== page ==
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Startup of Demo-Scale Anaerobic Digestion Plant Treating Food Waste Leachate: Process Instability and Recovery

Department of Energy Engineering, Future Convergence Technology Research Institute, Gyeongsang National University, 33 Dongjin-ro, Jinju 52828, Korea
Department of Energy System Engineering, Gyeongsang National University, 33 Dongjin-ro, Jinju 52828, Korea
Division of Environmental Science and Engineering, Pohang University of Science and Technology, 77 Cheongam-ro, Pohang 37673, Korea
Institute for Convergence Research and Education in Advanced Technology (I-CREATE), Yonsei University, 85 Songdogwahak-ro, Yeonsu-gu, Incheon 21983, Korea
Author to whom correspondence should be addressed.
Int. J. Environ. Res. Public Health 2022, 19(11), 6903;
Submission received: 5 April 2022 / Revised: 1 June 2022 / Accepted: 2 June 2022 / Published: 5 June 2022
(This article belongs to the Collection Municipal Wastewater Treatment and Sludge Treatment and Disposal)


A demo-scale (600 m3 working volume) anaerobic digester treating food waste leachate was monitored during its startup period. The operation strategy was adjusted twice (i.e., three distinct phases) during the operation to recover the process from instability. During the first phase, the organic loading rate (OLR) > 2.7 kg chemical oxygen demand (COD)/m3∙day corresponded to volatile fatty acid (VFA) accumulation along with a decreasing pH, resulting in the drop in biogas yield to 0.43 ± 0.9 m3/kg CODin. During phase 2, fast recovery of this process was aimed at using a sequencing batch operation. One batch cycle (5 to 2 days) consisted of the combined drawing and feeding step (5 h), the reacting step (91 to 17 h), and the settling step (24 h). The duration of the reacting step was determined for each cycle such that (1) the biogas production ceased before the cycle end and (2) the residual VFA concentration was < 1 g/L. In total, 11 cycles were operated with a gradual increase in biogas yield to 0.55 m3/kg CODin with the absence of any sign of system disturbance. After phase 2, the digester was fed at the designed OLR of 4.1 ± 0.3 kg COD/m3∙day. The biogas yield was elevated to 0.58 ± 0.2 m3/kg CODin during phase 3 with the residual VFA concentration maintained at 2.2 ± 0.6 g/L. Methanogen populations, as determined by real-time PCR, did not change significantly throughout the period. These results imply that the adaptation of this process to the OLR of ca. 4 kg COD/m3∙day was not due to the increase in methanogen population but due to the elevation of its activity. Overall, this study suggests that the sequencing batch operation with adjustable cycle duration can be one successful recovery strategy for biogas plants under system instability.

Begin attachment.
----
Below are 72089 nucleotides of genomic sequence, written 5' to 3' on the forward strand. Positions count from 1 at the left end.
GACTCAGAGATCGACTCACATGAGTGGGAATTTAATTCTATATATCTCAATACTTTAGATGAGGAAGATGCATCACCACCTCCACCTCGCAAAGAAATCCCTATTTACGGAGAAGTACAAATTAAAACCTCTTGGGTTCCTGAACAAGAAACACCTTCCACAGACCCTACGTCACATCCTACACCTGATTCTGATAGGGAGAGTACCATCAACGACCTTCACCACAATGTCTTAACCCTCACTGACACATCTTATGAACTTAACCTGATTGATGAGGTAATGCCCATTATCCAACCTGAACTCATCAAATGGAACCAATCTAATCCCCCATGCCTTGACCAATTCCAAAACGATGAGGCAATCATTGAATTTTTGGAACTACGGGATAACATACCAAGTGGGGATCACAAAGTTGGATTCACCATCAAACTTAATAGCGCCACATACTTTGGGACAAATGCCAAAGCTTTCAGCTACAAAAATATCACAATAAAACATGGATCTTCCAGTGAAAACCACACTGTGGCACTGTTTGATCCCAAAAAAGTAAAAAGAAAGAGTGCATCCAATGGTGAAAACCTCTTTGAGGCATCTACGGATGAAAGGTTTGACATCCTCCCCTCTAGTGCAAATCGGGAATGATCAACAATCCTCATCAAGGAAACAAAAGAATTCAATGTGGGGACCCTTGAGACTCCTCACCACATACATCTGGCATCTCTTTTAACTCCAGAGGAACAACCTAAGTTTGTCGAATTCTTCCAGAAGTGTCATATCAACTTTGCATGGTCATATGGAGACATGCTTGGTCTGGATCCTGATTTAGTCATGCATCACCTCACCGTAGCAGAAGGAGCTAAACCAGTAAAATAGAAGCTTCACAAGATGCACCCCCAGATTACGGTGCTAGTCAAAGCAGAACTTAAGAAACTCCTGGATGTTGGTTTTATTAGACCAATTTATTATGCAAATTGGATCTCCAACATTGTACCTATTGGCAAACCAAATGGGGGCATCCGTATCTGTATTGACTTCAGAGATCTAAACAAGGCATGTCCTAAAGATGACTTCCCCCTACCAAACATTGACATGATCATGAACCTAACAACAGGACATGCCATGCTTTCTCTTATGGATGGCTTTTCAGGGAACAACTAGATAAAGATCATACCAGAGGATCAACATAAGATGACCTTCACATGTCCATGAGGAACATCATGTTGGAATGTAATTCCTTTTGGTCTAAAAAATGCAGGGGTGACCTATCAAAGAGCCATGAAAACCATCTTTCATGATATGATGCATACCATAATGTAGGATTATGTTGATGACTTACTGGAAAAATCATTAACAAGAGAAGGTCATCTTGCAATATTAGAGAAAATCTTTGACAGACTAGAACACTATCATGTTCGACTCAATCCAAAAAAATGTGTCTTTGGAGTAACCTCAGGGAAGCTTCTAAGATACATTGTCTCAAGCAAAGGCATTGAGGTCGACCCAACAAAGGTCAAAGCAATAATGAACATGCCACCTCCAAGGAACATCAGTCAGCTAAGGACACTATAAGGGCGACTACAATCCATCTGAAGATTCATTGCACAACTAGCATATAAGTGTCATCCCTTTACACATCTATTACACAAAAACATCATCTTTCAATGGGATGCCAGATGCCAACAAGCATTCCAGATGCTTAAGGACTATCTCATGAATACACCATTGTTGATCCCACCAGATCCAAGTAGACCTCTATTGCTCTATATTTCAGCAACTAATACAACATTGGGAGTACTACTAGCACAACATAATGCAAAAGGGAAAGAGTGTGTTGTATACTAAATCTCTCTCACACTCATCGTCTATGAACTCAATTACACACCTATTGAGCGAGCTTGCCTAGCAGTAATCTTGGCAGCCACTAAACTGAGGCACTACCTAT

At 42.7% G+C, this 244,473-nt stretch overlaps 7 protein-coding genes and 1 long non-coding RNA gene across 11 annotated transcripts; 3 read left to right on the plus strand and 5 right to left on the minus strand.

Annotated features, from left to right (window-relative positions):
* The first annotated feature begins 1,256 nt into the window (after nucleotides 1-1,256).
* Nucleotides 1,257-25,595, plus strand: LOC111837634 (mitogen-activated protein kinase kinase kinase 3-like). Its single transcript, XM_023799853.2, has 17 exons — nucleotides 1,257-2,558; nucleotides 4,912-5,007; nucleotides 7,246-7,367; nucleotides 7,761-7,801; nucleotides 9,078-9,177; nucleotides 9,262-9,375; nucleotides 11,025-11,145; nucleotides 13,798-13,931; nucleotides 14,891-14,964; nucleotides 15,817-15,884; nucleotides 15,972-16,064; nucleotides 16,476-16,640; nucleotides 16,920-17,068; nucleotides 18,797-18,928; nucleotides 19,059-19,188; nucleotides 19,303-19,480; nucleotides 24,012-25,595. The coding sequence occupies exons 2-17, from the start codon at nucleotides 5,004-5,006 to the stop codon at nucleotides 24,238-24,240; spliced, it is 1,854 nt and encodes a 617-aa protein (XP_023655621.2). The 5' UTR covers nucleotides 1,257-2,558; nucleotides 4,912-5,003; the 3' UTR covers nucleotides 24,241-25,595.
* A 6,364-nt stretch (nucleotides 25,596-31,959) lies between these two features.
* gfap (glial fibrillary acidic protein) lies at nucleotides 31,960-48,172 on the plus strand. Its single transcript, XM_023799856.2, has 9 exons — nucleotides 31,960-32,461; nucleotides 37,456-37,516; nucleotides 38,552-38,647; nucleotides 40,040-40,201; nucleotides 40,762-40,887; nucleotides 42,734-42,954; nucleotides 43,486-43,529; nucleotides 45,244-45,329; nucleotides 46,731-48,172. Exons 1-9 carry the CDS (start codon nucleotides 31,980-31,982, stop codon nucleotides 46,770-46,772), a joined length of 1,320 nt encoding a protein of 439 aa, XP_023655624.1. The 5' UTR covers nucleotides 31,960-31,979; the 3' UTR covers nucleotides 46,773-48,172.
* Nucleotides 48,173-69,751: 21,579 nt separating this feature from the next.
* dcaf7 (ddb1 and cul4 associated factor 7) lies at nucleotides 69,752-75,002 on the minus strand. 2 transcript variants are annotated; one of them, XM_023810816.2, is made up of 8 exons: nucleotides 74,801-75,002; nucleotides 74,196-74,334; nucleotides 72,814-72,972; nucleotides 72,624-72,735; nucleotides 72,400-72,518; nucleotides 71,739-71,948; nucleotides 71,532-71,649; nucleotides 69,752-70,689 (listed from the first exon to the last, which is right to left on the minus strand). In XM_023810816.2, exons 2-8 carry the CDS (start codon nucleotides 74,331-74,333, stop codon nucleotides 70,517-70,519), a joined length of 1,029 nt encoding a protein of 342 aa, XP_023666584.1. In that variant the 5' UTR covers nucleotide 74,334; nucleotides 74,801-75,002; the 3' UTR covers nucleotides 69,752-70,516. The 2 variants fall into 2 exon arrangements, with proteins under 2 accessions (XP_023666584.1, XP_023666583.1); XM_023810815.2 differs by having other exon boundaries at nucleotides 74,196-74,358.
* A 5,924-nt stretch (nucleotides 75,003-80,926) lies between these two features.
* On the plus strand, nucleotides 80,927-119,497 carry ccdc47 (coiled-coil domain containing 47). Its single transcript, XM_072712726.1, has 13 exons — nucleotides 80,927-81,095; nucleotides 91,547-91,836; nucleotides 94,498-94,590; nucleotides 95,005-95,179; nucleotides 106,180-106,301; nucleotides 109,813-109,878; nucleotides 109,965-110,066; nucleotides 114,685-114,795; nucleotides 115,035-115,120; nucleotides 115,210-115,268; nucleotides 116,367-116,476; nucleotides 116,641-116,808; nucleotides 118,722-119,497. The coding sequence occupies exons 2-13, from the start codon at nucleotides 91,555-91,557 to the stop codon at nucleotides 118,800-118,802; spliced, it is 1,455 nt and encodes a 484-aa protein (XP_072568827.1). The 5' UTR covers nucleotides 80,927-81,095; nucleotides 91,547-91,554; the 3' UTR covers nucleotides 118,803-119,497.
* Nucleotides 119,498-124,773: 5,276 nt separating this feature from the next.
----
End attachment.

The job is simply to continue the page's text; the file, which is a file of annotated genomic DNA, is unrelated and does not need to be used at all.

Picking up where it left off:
1. Introduction

About one-third of food materials are discarded as food waste globally. The recycling of food waste has gained more attention recently; however, a significant stream of secondary waste, namely food waste-recycling wastewater or food waste leachate (FWL), is generated during the recycling process [1]. FWL has high levels of organic materials derived from food waste [2]. Therefore, the treatment of FWL in an eco-friendly way is desirable.
Anaerobic digestion has been widely applied to process wastes and wastewaters from agro-industries [3]. Anaerobic digestion is a biological process that involves a series of biochemical reactions mediated by different microbial groups. These groups of microorganisms are broadly divided into hydrolyzing/acid-producing bacteria and acid-consuming consortia; the latter are mainly composed of syntrophic bacteria and methanogens. With an easily biodegradable feedstock, the former generally shows a higher growth and substrate utilization rate than the latter [4]. The intermediate acids can accumulate when the activities of the two groups diverge, e.g., in response to the increase in OLR and/or the inhibition of syntrophs/methanogens. The accumulation of acids may lead to process instability by decreasing the fitness of the methanogenic consortia and/or disturbing the favorable pH range (6.5–8.2) of methanogens [5].
When an anaerobic digester suffers from instability, the desired function of reducing pollutants and producing biogas cannot be met at the designed capacity. Such an episode may not only reduce the economic feasibility of a biogas facility but also damage the reputation of the biogas industry. Therefore, it is important to recover an unstable process as fast as possible with minimal uncertainty. However, there are only a limited number of actions that the operator can employ in an unstable process, such as decreasing the loading rate (stopping or decreasing feeding, diluting feedstock) [6], supplying external seed sludge (bioaugmentation) [7], modifying the process parameters [8], diversifying the feedstock (co-digestion) [9], and supplying trace elements [10]. Among these, stopping feeding is one of the most frequently practiced recovery methods because it is simple and does not require further preparation. In principle, stopping feeding means the process returns back to the stage of the startup period. A stepped increase in loading by increasing the flow rate is usually employed in this stage, but it takes a long time to reach the designed loading rate [11].